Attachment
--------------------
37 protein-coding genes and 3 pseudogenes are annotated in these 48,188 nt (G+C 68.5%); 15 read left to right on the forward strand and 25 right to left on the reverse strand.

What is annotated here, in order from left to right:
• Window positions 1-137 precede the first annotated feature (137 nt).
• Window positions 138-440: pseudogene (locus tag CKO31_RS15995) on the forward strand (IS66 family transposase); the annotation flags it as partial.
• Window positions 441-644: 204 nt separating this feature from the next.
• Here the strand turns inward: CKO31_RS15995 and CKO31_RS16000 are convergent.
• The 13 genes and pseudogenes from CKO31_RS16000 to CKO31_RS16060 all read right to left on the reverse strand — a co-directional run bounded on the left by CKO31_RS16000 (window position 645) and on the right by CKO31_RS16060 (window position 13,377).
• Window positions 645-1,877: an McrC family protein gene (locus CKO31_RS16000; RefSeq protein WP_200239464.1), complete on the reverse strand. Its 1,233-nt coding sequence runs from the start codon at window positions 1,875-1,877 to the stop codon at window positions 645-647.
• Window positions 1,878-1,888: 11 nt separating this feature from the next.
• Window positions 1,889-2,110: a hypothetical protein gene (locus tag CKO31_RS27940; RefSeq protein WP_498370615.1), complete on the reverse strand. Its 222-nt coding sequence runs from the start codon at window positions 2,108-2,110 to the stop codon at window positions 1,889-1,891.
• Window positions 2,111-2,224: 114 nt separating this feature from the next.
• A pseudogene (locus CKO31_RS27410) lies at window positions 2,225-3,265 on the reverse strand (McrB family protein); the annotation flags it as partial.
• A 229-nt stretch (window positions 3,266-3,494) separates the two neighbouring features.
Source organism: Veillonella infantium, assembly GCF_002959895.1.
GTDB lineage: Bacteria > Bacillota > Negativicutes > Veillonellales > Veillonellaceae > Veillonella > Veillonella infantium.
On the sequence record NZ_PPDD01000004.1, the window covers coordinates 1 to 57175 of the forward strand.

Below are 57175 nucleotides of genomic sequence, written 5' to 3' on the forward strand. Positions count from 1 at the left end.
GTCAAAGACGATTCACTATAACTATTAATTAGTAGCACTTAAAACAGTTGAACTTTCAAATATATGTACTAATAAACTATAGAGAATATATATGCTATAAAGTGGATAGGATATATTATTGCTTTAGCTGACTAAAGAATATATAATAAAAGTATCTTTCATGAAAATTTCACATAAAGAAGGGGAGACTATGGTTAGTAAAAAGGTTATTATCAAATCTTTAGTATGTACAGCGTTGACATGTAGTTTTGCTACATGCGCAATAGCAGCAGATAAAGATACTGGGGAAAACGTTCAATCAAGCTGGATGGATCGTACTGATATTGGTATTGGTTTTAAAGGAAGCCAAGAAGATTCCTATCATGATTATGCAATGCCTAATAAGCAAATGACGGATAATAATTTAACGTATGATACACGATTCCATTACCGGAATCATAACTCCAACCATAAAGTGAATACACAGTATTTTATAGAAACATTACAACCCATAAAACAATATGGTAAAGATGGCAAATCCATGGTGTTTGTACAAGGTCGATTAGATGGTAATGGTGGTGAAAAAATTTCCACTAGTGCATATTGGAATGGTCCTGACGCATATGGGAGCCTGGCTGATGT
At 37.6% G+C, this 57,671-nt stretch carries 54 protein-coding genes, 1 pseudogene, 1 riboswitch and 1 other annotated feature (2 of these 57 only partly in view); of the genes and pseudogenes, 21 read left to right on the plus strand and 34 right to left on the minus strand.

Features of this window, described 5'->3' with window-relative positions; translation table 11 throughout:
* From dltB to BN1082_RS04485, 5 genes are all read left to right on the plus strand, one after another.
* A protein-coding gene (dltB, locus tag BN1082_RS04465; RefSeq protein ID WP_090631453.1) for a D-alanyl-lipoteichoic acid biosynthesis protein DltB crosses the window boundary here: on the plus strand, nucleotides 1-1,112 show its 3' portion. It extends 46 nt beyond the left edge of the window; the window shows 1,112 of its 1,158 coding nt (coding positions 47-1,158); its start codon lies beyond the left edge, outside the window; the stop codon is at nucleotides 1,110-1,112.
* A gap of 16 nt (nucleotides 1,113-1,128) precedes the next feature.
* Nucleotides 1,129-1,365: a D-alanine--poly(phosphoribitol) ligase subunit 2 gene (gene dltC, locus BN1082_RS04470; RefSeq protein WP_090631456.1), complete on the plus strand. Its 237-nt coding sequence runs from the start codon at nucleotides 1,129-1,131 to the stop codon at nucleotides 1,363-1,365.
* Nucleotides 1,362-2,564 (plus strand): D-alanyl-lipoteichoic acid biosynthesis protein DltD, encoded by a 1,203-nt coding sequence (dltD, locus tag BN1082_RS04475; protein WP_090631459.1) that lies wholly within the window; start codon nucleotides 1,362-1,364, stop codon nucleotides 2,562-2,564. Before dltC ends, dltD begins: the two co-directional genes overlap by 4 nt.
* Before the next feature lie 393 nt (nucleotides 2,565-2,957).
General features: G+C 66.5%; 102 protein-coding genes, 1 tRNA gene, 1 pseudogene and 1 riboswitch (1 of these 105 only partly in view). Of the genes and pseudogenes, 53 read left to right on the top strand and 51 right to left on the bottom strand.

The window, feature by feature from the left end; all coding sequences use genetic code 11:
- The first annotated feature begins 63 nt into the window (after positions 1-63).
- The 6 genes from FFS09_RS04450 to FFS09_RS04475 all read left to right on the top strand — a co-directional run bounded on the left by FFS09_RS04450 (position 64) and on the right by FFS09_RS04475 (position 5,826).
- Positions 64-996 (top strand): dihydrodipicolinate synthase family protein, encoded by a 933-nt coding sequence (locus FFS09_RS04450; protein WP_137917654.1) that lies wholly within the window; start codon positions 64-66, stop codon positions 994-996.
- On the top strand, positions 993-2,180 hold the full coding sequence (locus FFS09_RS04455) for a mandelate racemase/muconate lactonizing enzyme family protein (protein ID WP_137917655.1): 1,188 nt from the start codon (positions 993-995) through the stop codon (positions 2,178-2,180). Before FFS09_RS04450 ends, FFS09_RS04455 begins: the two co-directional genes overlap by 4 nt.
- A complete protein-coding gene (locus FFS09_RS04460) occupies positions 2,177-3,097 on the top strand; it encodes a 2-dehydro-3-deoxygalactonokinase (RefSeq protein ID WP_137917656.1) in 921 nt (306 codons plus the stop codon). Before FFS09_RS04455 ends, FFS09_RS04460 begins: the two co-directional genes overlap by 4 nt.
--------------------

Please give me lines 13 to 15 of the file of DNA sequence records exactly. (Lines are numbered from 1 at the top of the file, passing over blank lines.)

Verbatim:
• A 229-nt stretch (window positions 3,266-3,494) separates the two neighbouring features.
Source organism: Veillonella infantium, assembly GCF_002959895.1.
GTDB lineage: Bacteria > Bacillota > Negativicutes > Veillonellales > Veillonellaceae > Veillonella > Veillonella infantium.